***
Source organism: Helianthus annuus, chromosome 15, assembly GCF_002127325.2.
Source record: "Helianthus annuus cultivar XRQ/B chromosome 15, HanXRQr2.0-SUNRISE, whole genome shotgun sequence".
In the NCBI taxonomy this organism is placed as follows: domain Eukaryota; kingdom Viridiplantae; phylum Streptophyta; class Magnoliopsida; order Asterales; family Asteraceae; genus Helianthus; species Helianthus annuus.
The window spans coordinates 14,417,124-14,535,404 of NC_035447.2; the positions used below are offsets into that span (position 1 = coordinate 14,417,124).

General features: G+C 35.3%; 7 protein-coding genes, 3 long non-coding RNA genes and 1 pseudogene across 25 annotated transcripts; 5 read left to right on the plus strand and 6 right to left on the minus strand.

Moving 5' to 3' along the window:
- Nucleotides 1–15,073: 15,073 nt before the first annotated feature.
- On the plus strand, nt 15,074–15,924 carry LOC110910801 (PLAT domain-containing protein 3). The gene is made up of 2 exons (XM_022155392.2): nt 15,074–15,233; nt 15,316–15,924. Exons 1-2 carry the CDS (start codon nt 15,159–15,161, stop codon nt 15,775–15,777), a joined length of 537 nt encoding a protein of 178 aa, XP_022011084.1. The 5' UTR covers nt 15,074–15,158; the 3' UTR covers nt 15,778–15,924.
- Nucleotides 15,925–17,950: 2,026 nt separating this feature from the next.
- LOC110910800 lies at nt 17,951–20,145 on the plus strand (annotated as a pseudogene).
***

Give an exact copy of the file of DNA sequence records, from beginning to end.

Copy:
Source organism: Helianthus annuus, chromosome 15, assembly GCF_002127325.2.
Source record: "Helianthus annuus cultivar XRQ/B chromosome 15, HanXRQr2.0-SUNRISE, whole genome shotgun sequence".
In the NCBI taxonomy this organism is placed as follows: domain Eukaryota; kingdom Viridiplantae; phylum Streptophyta; class Magnoliopsida; order Asterales; family Asteraceae; genus Helianthus; species Helianthus annuus.
The window spans coordinates 14,417,124-14,535,404 of NC_035447.2; the positions used below are offsets into that span (position 1 = coordinate 14,417,124).

General features: G+C 35.3%; 7 protein-coding genes, 3 long non-coding RNA genes and 1 pseudogene across 25 annotated transcripts; 5 read left to right on the plus strand and 6 right to left on the minus strand.

Moving 5' to 3' along the window:
- Nucleotides 1–15,073: 15,073 nt before the first annotated feature.
- On the plus strand, nt 15,074–15,924 carry LOC110910801 (PLAT domain-containing protein 3). The gene is made up of 2 exons (XM_022155392.2): nt 15,074–15,233; nt 15,316–15,924. Exons 1-2 carry the CDS (start codon nt 15,159–15,161, stop codon nt 15,775–15,777), a joined length of 537 nt encoding a protein of 178 aa, XP_022011084.1. The 5' UTR covers nt 15,074–15,158; the 3' UTR covers nt 15,778–15,924.
- Nucleotides 15,925–17,950: 2,026 nt separating this feature from the next.
- LOC110910800 lies at nt 17,951–20,145 on the plus strand (annotated as a pseudogene).